• 20. 5. Educational marketThe educational publishers have shown interest in both a digital distribution platform and a broadcatalogue for distribution & sales in the educational market. These educational publishers are united in theGEU (Groep Educatieve Uitgevers), which is one of the groups represented by the NUV (NederlandsUitgevers Verbond), just as the GAU. In the educational market different standards & processes areapplicable. The extra requirements are stated in this chapter. Compliancy on these standards is a bonus,but not a requirement to qualify for “BRAM”.The educational market is mostly served through the educational publishers which offer content throughtheir own platforms or through independent websites as www.leermiddelenplein.nl. Educationalinstitutions can use either a subscription model or a direct sales model. The business model is outside thescope of “BRAM”, but it may influence price information and the source of this information.The paragraphs and numbered requirements mentioned below correspond with those mentionedpreviously and should be regarded as an extension of the specific requirement from an educational point ofview. A separate statement of compliance is requested for these extended requirements.Paragraph 3.1.11. For educational content, the most relevant standard in the Netherlands is NL-LOM+. NL-LOM is a Dutchimplementation of the international IEEE-LOM. The + indicates a (not yet formalized) extension of the NL-LOM standard. For identification purposes different identification scheme’s are supported, like ISBN, DOIand Handle, the latter being the preferred one.7. In educational content a different form of grouping can be used to, called “lesmethoden”, withcorrelated content. Multiple (multimedia) types of content can be combined into new sellable products.Paragraph 3.1.210. The feed with educational content should be conform the OAI-PMH 1.4 standard for metadataharvesting (http://www.edustandaard.nl/afspraken/003).12. Publisher and retailer should be able to deliver (new or modify) educational content information to thecatalogue in NL-LOM 1.0.1 format and support the NL-LOM+ extensions.(http://www.edustandaard.nl/afspraken/nllom and http://vocabulairebank.edustandaard.nl )The educational market also uses a different classification model instead of NUR or Bisac. Each educationalphase (primary, secondary, ...) has its own specific classification models, reflecting the way that education isorganized in that phase. For one phase it can be a breakdown in courses, for other phases it can be abreakdown of competences. (More info: http://vocabulairebank.edustandaard.nl). These variety of modelsshould be added to enable subject search within the catalogue.Paragraph 3.1.426. Subsets of the catalogue can be made available to retailers in NL-LOM+ format.28. This web-service supports OAI-PMH.31. This service supports the SRU/SRW standard (http://www.edustandaard.nl/afspraken/004)RFP Dutch catalogue, version 1.0, October 2011 Page 20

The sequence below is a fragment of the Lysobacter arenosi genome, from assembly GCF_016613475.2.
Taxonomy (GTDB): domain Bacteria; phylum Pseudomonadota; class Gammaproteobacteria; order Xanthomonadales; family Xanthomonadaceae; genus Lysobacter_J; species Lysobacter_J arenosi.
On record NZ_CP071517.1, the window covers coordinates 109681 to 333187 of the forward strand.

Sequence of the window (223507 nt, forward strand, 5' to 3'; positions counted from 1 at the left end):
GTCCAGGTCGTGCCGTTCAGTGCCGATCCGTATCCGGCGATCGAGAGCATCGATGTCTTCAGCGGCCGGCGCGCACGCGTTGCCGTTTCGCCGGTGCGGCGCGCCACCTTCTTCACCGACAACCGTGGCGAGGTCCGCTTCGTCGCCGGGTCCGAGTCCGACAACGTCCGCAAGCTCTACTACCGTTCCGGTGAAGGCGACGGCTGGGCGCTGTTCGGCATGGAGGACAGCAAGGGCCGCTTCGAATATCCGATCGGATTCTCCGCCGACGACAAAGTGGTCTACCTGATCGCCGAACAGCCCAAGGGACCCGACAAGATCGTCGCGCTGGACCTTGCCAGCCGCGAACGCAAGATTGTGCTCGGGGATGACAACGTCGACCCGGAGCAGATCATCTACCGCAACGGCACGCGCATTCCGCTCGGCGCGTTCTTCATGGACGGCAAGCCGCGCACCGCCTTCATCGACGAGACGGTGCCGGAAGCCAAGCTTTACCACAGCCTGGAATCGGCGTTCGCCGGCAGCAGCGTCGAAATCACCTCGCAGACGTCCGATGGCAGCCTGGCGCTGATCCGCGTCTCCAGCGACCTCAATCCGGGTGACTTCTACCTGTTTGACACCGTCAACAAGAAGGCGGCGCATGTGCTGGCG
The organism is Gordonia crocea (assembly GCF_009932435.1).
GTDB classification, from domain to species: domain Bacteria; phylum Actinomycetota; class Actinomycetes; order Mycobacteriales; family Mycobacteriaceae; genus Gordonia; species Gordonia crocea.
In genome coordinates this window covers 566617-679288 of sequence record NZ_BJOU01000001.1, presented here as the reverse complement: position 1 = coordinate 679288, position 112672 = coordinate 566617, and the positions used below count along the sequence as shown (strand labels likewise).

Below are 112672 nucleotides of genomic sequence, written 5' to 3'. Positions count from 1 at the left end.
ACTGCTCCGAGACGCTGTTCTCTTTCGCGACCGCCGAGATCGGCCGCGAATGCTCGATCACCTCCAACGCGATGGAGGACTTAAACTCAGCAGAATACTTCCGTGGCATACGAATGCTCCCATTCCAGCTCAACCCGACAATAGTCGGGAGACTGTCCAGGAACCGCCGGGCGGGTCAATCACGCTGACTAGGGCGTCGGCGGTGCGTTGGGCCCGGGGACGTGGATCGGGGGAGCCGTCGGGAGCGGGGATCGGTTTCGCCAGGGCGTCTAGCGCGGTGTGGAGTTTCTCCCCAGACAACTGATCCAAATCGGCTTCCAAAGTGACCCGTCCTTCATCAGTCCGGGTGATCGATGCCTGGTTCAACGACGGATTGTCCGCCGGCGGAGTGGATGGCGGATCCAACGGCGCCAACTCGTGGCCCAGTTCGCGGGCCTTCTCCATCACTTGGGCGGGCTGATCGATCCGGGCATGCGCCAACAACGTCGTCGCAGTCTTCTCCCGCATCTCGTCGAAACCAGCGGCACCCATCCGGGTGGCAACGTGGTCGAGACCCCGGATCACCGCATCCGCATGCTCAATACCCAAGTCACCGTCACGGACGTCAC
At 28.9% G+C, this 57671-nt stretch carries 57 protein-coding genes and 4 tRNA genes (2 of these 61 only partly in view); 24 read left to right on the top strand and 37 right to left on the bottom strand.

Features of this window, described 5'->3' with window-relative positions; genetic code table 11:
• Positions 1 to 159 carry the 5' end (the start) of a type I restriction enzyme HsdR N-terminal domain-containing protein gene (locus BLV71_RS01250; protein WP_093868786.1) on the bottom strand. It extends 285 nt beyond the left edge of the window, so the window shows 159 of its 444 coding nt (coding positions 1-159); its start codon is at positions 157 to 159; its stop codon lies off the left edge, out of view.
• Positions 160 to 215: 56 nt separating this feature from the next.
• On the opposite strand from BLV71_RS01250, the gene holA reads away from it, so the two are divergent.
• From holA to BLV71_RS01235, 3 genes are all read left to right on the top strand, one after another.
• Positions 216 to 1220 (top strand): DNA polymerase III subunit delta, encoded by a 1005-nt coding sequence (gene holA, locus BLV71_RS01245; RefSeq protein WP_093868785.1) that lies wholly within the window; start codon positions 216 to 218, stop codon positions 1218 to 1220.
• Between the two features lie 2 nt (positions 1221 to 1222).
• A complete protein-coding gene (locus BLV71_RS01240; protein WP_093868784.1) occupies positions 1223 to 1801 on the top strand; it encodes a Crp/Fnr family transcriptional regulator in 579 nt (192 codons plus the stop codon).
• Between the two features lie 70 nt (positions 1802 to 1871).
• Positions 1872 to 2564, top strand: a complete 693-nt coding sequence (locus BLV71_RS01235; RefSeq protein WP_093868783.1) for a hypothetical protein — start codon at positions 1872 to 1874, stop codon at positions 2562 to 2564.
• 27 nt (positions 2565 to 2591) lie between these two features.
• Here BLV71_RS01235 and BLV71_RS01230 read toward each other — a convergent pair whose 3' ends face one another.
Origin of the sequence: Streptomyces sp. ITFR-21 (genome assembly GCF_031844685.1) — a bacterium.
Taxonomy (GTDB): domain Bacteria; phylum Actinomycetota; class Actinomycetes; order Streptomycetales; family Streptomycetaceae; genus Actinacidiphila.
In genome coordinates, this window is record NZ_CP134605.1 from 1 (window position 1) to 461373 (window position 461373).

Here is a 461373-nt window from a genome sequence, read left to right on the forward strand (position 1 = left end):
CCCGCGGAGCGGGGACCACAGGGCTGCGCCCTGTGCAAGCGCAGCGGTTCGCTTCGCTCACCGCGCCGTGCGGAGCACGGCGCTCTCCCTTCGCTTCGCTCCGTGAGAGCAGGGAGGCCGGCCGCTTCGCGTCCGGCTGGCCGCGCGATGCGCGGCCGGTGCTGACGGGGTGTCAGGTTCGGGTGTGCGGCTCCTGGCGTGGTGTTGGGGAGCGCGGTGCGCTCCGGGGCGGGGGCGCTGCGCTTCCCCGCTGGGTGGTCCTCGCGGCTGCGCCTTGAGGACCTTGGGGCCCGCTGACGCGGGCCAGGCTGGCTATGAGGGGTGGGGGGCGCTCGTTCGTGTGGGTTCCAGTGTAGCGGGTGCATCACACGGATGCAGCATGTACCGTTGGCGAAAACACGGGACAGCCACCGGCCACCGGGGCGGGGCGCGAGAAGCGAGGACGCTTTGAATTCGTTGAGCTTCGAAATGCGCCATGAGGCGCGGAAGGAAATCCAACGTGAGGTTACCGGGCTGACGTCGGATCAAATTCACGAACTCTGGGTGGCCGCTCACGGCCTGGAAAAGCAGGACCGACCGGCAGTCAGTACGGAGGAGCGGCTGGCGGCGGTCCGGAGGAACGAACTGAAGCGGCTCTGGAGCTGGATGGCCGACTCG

• 21. Paragraph 4.448. In educational content environments Single Sign On is used with SAML 2.0 standards.RFP Dutch catalogue, version 1.0, October 2011 Page 21
  • 22. Appendix 1: Use casesIntroductory Presentation subjectsPlease present your solution for the database: a. How would the datamodel of the database look like? b. How would the high level functional design look like? c. How will you guarantee all phase 1 requirements on the GO –Live date in cooperation with the DOLCI platform? d. How & where will the daily operations run of the catalogue? e. Which content do you already have and for which content would you be prepared to be putting in an extra effort? f. How would the business model for exploitation & maintenance look like? What would be the pricing for users of the catalogue? g. How is your vision on the development of the semantic web and how would you support publishers and retailers with semantic web support on metadata fields? h. Describe your vision & strategy on enriched & social metadata for the future and how will this help the members of GAU-KBb to compete in the ever faster changing world.In addition please provide a test user account of your title catalogue, both from publisher and retailerperspective, to Pieter Ruempol, as to test several of the use cases through objective users externally.RFP Dutch catalogue, version 1.0, October 2011 Page 22